Taro, Colocasia esculenta (L.) Schott, occupies a significant place in the agriculture of the Asia-Pacific Region. It is in this region, more than any other in the world, that the crop attains its greatest importance as a staple food. In Oceania particularly, taro plays a critical role in household, community and national food security. Since both corms and leaves are usually consumed, taro supplies much-needed protein, vitamins and minerals, in addition to carbohydrate energy.
The socio-cultural importance of taro in the region is very high. The crop has evolved to be an integral part of the culture, and features prominently in festivals, social gift-giving and the discharge of social obligations. More recently, taro has become a source of income for individuals, and an earner of foreign exchange. Its role in rural development has therefore been increasing, especially with respect to the provision of employment and the alleviation of rural poverty.
Given the importance of taro, activities need to be geared toward its research, development, and available literature. This book is, therefore, a valuable and timely effort to fill some of the information gaps with respect to taro in the Asia-Pacific Region. Apart from a general coverage of the region, it delves into a country-by-country treatment of taro cultivation in 19 of the most important taro-growing countries in the region. The publication will be a useful reference source for researchers, extension workers, growers and entrepreneurs who are interested in taro. The presentation has placed emphasis on clarity and simplicity to permit easy understanding even by persons for whom English is a second language. I recommend this book to all users, and I am fully confident that it will prove valuable as an information resource.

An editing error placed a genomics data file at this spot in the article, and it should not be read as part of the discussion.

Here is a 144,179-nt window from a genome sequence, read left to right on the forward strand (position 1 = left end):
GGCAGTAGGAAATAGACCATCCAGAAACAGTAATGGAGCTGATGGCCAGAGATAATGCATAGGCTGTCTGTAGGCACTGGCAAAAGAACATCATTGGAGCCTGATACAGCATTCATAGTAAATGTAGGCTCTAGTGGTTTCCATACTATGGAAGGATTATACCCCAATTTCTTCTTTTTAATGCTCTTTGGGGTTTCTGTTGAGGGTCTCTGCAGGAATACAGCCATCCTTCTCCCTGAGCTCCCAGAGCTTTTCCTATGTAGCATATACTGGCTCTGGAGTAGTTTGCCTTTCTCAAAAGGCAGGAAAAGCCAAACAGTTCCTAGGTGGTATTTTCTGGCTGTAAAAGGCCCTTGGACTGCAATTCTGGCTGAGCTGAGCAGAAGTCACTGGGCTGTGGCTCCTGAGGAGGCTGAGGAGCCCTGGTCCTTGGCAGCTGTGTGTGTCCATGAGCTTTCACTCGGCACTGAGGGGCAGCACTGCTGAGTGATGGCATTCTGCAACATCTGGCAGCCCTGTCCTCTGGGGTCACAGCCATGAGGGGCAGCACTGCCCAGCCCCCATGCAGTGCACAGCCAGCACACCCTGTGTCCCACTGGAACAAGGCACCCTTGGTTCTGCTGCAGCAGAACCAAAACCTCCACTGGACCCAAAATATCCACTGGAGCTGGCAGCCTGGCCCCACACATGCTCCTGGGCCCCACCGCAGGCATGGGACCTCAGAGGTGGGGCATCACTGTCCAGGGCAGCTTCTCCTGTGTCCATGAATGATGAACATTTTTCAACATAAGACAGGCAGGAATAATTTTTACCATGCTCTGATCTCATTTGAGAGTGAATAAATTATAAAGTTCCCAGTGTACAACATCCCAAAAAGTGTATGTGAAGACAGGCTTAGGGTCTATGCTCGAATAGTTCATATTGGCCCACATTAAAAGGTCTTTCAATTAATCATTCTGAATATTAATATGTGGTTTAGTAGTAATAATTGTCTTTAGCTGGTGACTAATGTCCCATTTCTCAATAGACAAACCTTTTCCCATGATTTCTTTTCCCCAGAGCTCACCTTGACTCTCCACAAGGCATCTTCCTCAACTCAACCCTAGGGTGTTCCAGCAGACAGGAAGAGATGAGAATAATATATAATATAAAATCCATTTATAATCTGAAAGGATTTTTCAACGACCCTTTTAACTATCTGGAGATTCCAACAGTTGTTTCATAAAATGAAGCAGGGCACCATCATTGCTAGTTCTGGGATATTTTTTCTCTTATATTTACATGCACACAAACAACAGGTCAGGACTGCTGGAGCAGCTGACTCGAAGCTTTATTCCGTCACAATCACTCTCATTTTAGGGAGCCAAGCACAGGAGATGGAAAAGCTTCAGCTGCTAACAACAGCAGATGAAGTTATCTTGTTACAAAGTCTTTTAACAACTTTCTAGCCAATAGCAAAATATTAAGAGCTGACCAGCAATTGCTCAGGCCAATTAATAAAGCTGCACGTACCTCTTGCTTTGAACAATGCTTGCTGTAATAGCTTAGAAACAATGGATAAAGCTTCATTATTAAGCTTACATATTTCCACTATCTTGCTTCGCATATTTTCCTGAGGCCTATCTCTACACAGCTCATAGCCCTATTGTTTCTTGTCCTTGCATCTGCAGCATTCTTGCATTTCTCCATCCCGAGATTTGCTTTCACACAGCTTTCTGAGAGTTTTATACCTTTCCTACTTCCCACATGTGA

and FAO Regional Representative
for Asia and the Pacific